If more customers ended their journey within the first three stages, the organization couldn’t meet its sales goals. Then the company realizes it has to alter the ad campaign.
Objectives of DAGMAR Model
The model enables firms to set defined and measurable goals, which may include:
- Calculating the success rate of new products
- Promoting communication between company and customer
- Creating awareness about a product and a brand
- Educating potential clients about a product’s features and benefits
- Creating an emotional attachment between the prospect and the product
- Compelling potential customers to purchase the product, thus leading to increased sales and more profit
- Helping firms to determine their target markets or audience
- Determining the best ways to induce changes in consumer behaviour
- Discarding ineffective advertising or marketing campaigns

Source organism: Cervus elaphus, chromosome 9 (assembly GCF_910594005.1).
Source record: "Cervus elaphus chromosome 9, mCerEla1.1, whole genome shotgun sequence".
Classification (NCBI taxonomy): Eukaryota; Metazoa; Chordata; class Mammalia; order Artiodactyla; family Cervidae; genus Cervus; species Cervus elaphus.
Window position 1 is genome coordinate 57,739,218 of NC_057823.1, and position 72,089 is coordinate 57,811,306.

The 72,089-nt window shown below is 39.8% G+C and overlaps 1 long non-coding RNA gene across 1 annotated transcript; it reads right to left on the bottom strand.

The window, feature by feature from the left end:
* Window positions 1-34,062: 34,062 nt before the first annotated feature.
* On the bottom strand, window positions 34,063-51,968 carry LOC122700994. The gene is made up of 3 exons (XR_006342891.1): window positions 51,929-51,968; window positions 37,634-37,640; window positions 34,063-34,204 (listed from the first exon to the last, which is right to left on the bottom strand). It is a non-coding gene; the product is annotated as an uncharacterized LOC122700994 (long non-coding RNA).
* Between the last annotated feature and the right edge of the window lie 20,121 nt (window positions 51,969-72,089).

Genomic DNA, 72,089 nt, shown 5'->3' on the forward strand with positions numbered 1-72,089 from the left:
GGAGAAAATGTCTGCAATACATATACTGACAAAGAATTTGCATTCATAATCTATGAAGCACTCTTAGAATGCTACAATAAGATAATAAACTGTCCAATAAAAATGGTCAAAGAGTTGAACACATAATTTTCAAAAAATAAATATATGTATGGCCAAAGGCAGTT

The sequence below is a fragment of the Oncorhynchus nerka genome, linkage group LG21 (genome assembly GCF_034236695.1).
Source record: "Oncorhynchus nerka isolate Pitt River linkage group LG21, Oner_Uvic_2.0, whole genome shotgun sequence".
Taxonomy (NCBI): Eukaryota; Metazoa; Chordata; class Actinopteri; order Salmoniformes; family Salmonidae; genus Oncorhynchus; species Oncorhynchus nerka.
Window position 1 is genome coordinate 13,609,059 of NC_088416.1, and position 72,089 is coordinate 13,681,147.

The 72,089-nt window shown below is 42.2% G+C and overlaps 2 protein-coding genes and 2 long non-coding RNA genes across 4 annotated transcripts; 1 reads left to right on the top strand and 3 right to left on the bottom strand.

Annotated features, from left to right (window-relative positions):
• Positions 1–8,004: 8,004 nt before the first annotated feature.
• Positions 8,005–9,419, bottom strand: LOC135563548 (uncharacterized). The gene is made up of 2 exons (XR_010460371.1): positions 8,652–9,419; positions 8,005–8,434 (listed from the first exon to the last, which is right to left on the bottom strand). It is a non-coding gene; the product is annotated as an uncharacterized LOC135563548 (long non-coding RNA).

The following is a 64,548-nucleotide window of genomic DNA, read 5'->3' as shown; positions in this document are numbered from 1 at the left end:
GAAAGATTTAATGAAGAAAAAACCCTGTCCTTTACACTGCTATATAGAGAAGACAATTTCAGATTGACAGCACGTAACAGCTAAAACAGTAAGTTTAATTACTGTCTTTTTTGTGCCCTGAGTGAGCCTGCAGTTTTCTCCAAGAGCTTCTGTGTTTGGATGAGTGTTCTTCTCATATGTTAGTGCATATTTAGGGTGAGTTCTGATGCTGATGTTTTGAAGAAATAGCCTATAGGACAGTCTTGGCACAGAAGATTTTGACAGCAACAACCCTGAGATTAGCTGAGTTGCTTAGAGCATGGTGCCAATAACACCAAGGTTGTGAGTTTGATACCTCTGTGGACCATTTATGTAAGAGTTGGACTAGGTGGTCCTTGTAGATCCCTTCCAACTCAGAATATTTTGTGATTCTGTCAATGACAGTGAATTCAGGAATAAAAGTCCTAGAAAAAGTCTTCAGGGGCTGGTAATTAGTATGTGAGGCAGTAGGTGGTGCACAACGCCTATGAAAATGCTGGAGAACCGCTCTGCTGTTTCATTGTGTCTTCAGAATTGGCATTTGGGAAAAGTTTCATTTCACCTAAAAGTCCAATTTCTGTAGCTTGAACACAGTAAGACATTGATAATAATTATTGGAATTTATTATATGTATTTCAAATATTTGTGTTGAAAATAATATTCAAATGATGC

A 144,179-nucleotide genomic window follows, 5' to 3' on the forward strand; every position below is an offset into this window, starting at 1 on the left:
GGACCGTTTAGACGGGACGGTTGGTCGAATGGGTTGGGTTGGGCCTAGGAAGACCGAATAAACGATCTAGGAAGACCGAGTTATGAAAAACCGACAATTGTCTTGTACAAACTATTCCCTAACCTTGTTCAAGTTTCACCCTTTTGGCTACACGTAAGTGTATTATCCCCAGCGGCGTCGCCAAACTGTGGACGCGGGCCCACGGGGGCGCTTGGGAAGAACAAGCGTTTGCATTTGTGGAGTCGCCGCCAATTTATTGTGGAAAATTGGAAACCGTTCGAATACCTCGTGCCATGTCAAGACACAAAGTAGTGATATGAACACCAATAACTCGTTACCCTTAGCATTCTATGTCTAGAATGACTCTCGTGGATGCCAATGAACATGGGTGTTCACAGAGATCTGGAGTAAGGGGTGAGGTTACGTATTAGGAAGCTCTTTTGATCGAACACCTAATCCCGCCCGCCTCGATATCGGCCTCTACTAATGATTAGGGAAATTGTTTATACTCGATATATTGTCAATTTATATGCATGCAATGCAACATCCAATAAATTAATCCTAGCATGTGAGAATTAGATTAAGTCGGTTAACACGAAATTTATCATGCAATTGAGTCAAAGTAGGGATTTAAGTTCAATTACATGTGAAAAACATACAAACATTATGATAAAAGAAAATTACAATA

- Increasing market share, etc.
Criticisms of DAGMAR Model
Despite its popularity, DAGMAR has been reprimanded for several reasons. Some of them are discussed below:
Problems with Response Hierarchy
Some have argued that consumers’ behaviour does not always conform with the ACCA sequence of the hierarchy of effects models like the DAGMAR model.
Emphasizes Communication Over Sales
DAGMAR emphasizes the achievement of other communication objectives rather than just sales alone. This has frowned since it insists that a marketing or advertising campaign aims to increase sales and profit.
It is also argued that the planned and strictly structured stages of the model do not allow marketing and advertising teams to be at their creative best. This may not be an ideal scenario in the modern business environment where innovation through creativity is essential for survival.
Applicability and Costs
The costs of practically applying the DAGMAR model can be high. For instance, it can require elaborate and costly quantitative research to formulate target objectives and measurement approaches. Hence, it has been suggested that the model is more suitable for big companies with large advertising budgets and research capabilities.